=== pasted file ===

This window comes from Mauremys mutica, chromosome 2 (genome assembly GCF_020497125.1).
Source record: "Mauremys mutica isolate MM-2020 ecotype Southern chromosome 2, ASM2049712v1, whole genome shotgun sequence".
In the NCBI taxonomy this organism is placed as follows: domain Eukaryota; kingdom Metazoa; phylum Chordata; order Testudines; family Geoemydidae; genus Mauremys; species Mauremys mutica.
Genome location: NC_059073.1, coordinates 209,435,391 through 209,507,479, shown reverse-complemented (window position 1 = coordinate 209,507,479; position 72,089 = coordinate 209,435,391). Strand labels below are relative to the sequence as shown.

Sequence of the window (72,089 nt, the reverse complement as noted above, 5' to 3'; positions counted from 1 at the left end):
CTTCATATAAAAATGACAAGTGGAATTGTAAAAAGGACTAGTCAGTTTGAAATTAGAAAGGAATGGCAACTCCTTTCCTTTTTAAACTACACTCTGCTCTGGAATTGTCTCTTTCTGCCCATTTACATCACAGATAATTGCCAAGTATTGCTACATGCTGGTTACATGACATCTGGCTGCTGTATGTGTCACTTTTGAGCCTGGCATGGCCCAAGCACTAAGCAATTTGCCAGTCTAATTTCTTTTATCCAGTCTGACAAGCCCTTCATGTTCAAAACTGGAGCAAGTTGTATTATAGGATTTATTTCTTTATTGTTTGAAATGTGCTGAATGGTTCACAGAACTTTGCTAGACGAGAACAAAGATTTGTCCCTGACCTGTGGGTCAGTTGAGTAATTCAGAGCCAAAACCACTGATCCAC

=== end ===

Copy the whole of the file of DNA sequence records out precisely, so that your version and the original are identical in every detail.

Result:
This window comes from Mauremys mutica, chromosome 2 (genome assembly GCF_020497125.1).
Source record: "Mauremys mutica isolate MM-2020 ecotype Southern chromosome 2, ASM2049712v1, whole genome shotgun sequence".
In the NCBI taxonomy this organism is placed as follows: domain Eukaryota; kingdom Metazoa; phylum Chordata; order Testudines; family Geoemydidae; genus Mauremys; species Mauremys mutica.
Genome location: NC_059073.1, coordinates 209,435,391 through 209,507,479, shown reverse-complemented (window position 1 = coordinate 209,507,479; position 72,089 = coordinate 209,435,391). Strand labels below are relative to the sequence as shown.

Sequence of the window (72,089 nt, the reverse complement as noted above, 5' to 3'; positions counted from 1 at the left end):
CTTCATATAAAAATGACAAGTGGAATTGTAAAAAGGACTAGTCAGTTTGAAATTAGAAAGGAATGGCAACTCCTTTCCTTTTTAAACTACACTCTGCTCTGGAATTGTCTCTTTCTGCCCATTTACATCACAGATAATTGCCAAGTATTGCTACATGCTGGTTACATGACATCTGGCTGCTGTATGTGTCACTTTTGAGCCTGGCATGGCCCAAGCACTAAGCAATTTGCCAGTCTAATTTCTTTTATCCAGTCTGACAAGCCCTTCATGTTCAAAACTGGAGCAAGTTGTATTATAGGATTTATTTCTTTATTGTTTGAAATGTGCTGAATGGTTCACAGAACTTTGCTAGACGAGAACAAAGATTTGTCCCTGACCTGTGGGTCAGTTGAGTAATTCAGAGCCAAAACCACTGATCCAC